Wyatt and his posse are ambushed in a riverside forest by the Cowboys. Hopelessly surrounded, Wyatt seeks out Curly Bill and kills him in a fast draw gunfight. Curly Bill’s second-in-command, Johnny Ringo (Michael Biehn), becomes the new head of the Cowboys. When Doc’s health worsens, the group are accommodated by Henry Hooker (Charlton Heston) at his ranch. Ringo sends a messenger (dragging McMasters’ corpse) to Hooker’s property telling Wyatt that he wants a showdown to end the hostilities; Wyatt agrees. Wyatt sets off for the showdown, not knowing that Doc had already arrived at the scene. Doc confronts a surprised Ringo and kills him in a duel. Wyatt runs when he hears the gunshot only to encounter Doc. They then press on to complete their task of eliminating the Cowboys, although Clanton escapes their vengeance. Doc is sent to a sanatorium in Colorado where he later dies of his illness. At Doc’s urging, Wyatt pursues Josephine to begin a new life. The film ends with a narration of an account of their long marriage, ending with Wyatt’s death in Los Angeles in 1929.

Cast

Production

Filming

The film was shot primarily on location in Arizona.[7]

According to a 2006 True West Magazine interview with Kurt Russell, Kevin Jarre and Kevin Costner were going to make the movie together, but disagreed over its focus. Costner felt that the emphasis should be on Wyatt Earp and decided to make his own movie with Lawrence Kasdan.[8] Russell made an agreement with executive producer Andrew G. Vajna to finance Tombstone with a budget of $25 million.[8]

Jarre and Russell wanted to cast Willem Dafoe as Doc Holliday, but Walt Disney Studios refused to distribute the film if he was cast, due to Dafoe’s role in the controversial The Last Temptation of Christ.[8] As Costner was making a competing Wyatt Earp film, he used his then-considerable clout to convince most of the major studios to refuse to distributeTombstone—Disney was the only studio willing to do so.[8] Jarre and Russell then went with their next choice, Val Kilmer.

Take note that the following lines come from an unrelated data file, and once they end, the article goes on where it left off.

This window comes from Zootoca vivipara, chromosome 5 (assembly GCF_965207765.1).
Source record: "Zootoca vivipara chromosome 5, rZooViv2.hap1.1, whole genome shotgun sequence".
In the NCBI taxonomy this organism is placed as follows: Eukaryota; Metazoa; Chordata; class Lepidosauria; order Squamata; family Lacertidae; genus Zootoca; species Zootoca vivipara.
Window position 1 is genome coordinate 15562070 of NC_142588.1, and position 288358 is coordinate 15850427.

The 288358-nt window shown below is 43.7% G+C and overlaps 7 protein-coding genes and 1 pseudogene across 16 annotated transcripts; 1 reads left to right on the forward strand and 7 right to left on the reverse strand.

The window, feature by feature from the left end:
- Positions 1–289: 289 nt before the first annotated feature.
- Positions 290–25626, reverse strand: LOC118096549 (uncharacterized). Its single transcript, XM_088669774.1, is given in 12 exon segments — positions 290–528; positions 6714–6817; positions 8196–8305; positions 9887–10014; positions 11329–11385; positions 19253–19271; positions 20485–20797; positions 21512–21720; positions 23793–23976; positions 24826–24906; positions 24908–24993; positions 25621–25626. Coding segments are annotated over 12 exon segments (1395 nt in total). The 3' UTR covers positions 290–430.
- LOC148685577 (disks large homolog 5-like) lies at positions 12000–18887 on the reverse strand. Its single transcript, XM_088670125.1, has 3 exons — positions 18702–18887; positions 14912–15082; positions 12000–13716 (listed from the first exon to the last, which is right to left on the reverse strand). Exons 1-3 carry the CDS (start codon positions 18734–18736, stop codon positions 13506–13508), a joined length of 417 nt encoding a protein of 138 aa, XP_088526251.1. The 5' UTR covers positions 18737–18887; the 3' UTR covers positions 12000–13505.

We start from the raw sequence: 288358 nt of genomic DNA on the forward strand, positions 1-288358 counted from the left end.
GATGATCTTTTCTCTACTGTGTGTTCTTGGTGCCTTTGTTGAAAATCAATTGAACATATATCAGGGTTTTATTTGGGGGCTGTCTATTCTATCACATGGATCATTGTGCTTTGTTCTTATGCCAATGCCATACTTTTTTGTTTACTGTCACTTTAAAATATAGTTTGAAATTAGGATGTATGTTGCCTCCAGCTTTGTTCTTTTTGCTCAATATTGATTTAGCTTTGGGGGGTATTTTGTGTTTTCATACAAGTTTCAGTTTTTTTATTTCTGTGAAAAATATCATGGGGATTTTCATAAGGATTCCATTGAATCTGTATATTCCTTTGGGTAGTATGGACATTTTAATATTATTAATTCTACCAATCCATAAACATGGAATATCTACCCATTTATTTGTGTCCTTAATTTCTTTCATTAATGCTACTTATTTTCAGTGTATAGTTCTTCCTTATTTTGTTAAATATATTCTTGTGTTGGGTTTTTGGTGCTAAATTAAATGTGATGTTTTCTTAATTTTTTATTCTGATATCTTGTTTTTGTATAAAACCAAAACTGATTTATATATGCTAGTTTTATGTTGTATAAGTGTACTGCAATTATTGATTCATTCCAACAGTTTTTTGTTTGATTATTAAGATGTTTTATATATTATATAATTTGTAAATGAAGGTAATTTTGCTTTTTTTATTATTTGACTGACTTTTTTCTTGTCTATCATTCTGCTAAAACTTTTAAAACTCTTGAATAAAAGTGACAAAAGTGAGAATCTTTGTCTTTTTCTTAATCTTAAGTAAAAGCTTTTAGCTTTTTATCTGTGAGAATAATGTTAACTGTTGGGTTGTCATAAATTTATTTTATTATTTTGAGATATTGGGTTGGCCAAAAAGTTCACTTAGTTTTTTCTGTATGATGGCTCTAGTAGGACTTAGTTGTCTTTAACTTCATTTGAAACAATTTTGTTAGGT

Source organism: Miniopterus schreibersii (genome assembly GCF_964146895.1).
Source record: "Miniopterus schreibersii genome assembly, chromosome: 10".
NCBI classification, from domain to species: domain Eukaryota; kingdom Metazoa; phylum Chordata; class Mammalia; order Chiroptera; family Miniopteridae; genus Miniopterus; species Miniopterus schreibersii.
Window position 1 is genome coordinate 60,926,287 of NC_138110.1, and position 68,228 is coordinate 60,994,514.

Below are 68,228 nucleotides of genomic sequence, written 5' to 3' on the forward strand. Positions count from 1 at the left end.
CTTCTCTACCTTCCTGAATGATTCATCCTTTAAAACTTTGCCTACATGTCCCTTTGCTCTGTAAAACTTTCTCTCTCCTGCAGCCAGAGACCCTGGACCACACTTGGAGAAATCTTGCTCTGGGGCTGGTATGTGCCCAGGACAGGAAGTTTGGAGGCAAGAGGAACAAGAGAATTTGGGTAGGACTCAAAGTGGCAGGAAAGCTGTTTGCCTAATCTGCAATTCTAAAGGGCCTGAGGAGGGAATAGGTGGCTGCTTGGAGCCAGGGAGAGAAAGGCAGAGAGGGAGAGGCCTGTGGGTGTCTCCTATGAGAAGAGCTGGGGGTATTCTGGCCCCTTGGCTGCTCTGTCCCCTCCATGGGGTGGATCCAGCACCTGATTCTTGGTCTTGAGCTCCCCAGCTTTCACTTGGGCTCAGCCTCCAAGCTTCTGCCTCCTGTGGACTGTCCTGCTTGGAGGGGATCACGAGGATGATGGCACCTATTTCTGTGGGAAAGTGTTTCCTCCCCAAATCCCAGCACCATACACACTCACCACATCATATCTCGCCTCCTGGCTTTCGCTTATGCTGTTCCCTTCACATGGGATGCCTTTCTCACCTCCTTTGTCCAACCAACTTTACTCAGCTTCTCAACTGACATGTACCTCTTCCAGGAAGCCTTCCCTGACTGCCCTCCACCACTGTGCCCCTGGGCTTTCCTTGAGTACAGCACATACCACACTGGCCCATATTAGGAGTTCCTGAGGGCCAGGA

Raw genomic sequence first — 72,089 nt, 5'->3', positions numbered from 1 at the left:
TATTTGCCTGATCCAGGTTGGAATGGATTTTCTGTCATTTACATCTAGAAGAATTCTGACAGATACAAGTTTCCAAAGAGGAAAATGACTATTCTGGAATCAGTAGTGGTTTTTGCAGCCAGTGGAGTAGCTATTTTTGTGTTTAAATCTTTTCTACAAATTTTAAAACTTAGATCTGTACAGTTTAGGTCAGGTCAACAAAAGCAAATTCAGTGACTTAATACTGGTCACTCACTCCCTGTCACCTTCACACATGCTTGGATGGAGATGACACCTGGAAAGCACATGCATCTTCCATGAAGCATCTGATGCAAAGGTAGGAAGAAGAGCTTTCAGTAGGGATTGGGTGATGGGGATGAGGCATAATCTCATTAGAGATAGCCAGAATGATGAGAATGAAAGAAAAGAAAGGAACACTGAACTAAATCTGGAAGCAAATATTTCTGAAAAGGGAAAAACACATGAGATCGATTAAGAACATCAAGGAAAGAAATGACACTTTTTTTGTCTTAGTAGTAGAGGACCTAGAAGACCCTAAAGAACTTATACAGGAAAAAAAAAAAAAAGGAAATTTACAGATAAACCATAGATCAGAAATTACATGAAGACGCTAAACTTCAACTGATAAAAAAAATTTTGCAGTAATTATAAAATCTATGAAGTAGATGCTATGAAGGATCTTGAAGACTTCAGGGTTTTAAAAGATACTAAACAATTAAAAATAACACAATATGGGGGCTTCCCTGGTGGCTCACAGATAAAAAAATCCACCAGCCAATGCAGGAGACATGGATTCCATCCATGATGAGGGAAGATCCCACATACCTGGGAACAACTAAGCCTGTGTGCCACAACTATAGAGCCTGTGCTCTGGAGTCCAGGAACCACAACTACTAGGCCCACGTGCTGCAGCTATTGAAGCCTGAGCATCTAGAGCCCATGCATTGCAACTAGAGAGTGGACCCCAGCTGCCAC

Filming was plagued with several problems. Russell and Kilmer both have said that the screenplay was too long (Russell estimated by 30 pages).[8] Kilmer told True West Magazine, “virtually every main character, every cowboy, for example, had a subplot and a story told, and none of them are left in the film.”[8] He said that over 100 people, cast and crew, either quit or were fired over the course of the production.[8] Russell even went so far as to cut his own scenes in order to let other actors have more screen time.[8]

Early in the production, screenwriter Jarre was fired as director due to his refusal to cut his screenplay and going over schedule.[8] Disney panicked because the film was two weeks behind and contacted George P. Cosmatos, who had worked with executive producer Vajna earlier on Rambo: First Blood Part II (1985). After Cosmatos’ death in 2005, Russell claimed in the True West Magazine interview that Cosmatos had in fact ghost-directed the movie on Russell’s behalf. Russell claimed he gave Cosmatos a shot list every night for the next day, and developed a “secret sign language” on set to exert influence.[8]